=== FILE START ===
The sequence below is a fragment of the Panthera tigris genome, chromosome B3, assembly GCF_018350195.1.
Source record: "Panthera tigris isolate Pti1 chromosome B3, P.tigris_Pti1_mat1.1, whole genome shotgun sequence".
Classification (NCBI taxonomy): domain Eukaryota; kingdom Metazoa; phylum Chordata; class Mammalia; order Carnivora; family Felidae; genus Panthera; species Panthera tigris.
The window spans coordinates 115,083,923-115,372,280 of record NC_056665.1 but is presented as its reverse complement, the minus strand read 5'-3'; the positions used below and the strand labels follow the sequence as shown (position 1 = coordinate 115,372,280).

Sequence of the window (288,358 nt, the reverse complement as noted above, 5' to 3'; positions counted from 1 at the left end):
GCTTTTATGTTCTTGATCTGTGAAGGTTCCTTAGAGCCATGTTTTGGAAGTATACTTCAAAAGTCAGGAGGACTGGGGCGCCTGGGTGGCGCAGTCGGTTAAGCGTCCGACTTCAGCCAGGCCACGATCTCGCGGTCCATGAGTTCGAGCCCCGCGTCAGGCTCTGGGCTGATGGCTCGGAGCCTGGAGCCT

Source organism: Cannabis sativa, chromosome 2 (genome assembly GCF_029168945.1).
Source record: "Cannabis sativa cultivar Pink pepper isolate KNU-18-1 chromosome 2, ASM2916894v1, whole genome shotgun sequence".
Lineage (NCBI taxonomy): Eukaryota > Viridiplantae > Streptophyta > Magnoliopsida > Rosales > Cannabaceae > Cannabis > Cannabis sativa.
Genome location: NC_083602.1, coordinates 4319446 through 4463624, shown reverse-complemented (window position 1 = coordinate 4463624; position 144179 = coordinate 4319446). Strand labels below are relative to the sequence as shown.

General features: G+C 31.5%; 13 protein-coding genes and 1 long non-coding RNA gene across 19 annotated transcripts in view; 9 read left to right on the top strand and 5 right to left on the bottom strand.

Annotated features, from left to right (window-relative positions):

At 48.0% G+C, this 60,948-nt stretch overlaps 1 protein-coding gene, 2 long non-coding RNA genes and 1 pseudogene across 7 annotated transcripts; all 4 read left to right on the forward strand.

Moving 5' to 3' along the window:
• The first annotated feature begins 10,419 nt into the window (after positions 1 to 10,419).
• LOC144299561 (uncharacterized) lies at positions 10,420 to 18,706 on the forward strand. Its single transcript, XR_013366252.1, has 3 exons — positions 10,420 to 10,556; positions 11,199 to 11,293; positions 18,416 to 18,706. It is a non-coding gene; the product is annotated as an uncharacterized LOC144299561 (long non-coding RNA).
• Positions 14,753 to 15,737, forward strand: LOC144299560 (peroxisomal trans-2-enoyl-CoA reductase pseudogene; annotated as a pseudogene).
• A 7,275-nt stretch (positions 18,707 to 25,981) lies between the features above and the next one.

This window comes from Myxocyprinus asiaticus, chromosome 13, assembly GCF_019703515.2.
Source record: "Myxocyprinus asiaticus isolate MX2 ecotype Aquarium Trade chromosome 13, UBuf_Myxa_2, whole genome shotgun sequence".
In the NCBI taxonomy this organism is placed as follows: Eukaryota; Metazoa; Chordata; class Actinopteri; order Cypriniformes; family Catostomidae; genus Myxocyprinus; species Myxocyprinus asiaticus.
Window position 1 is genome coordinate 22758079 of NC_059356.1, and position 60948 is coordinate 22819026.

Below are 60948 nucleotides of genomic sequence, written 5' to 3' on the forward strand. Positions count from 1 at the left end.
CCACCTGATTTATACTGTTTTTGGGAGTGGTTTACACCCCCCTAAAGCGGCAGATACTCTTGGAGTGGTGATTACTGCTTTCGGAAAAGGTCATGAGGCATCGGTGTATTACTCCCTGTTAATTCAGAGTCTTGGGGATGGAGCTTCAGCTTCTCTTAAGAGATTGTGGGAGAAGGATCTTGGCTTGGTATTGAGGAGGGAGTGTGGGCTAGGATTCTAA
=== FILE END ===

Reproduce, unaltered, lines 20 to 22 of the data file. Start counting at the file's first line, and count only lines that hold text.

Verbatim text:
Source record: "Myxocyprinus asiaticus isolate MX2 ecotype Aquarium Trade chromosome 13, UBuf_Myxa_2, whole genome shotgun sequence".
In the NCBI taxonomy this organism is placed as follows: Eukaryota; Metazoa; Chordata; class Actinopteri; order Cypriniformes; family Catostomidae; genus Myxocyprinus; species Myxocyprinus asiaticus.
Window position 1 is genome coordinate 22758079 of NC_059356.1, and position 60948 is coordinate 22819026.